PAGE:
While the Big Banks, led by the Australian Bankers Association head Steven Munchenburg, look like they are preparing for a battle to dilute the impact of the Murray Inquiry’s call for more capital, news from the United States suggests their cries may fall on deaf ears in Canberra and at APRA.
The Wall Street Journal reports that the Fed is contemplating a “new capital surcharge for largest lenders”.
The paper reports that:
U.S. Federal Reserve governors meet Tuesday to discuss a proposal for a new capital surcharge on the biggest banks. This could crimp their earnings power and future capital returns to shareholders.
While details aren’t yet known, Federal Reserve Governor Daniel Tarullo told the Senate Banking Committee in September the rule would be a more stringent version of a surcharge developed by a committee of international regulators. That version ranges from an additional 1% to 3.5% of capital a bank must hold as a percentage of risk-weighted assets, depending on a bank’s systemic importance.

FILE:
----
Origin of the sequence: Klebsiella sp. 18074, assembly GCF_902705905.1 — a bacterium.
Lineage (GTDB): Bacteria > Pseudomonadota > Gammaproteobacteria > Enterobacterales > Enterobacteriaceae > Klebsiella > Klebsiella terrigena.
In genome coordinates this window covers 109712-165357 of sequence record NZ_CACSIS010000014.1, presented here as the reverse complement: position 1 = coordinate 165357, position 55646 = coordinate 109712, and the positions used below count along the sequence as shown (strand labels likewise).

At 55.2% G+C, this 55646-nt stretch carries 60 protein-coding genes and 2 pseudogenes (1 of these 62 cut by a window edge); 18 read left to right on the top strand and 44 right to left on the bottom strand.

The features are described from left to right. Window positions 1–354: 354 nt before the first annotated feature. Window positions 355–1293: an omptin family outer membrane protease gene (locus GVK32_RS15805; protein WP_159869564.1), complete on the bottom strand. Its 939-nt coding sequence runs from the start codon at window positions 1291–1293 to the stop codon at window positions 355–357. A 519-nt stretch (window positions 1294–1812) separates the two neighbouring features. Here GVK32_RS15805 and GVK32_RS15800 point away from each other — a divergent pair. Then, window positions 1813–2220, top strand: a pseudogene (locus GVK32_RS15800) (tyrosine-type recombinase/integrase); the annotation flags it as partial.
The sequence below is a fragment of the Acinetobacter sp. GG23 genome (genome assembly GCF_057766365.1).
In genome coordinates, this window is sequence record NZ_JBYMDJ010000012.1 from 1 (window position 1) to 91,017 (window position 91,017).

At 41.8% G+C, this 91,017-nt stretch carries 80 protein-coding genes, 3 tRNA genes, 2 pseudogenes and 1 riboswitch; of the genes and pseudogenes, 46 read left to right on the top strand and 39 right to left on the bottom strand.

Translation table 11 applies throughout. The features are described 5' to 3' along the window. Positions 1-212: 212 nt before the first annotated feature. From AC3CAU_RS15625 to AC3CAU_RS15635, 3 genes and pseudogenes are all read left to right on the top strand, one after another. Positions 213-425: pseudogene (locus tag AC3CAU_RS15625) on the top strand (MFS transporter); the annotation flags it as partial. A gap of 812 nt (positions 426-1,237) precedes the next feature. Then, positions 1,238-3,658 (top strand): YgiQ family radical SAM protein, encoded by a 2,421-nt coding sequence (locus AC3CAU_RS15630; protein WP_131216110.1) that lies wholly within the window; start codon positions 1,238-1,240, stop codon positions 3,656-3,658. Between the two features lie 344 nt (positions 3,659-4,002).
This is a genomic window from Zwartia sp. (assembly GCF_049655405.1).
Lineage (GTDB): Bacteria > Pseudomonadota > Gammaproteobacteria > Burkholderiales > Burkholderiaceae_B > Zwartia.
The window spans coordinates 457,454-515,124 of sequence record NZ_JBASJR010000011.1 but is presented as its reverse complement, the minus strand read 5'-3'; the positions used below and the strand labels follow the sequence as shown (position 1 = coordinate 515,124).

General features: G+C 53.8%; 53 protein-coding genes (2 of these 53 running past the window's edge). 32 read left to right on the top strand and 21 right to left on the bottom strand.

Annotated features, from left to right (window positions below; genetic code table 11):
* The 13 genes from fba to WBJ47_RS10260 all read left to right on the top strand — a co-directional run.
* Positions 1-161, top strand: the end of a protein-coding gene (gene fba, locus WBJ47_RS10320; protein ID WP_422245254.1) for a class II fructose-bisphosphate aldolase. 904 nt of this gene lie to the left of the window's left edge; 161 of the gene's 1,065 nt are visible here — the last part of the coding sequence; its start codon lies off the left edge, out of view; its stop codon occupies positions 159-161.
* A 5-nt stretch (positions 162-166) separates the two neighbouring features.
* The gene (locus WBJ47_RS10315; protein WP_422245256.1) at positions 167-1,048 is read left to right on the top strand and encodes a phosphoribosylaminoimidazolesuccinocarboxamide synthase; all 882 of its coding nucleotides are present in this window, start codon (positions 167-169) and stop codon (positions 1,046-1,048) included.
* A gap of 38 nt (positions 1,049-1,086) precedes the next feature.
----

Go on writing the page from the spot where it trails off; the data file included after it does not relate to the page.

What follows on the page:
The interesting thing is that like Murray, US regulators, led by Tarullo, are looking to increase the capital buffer in an effort to shore up the liability side of the balance sheet, in order to, in the words of David Murray, ensure that banks capital positions are “unquestionably strong” and thus avoid a run on the bank requiring a bailout.
Also like Murray, the WSJ reports that “there are some silver linings: the change should make the financial system safer.”
Indeed it will.
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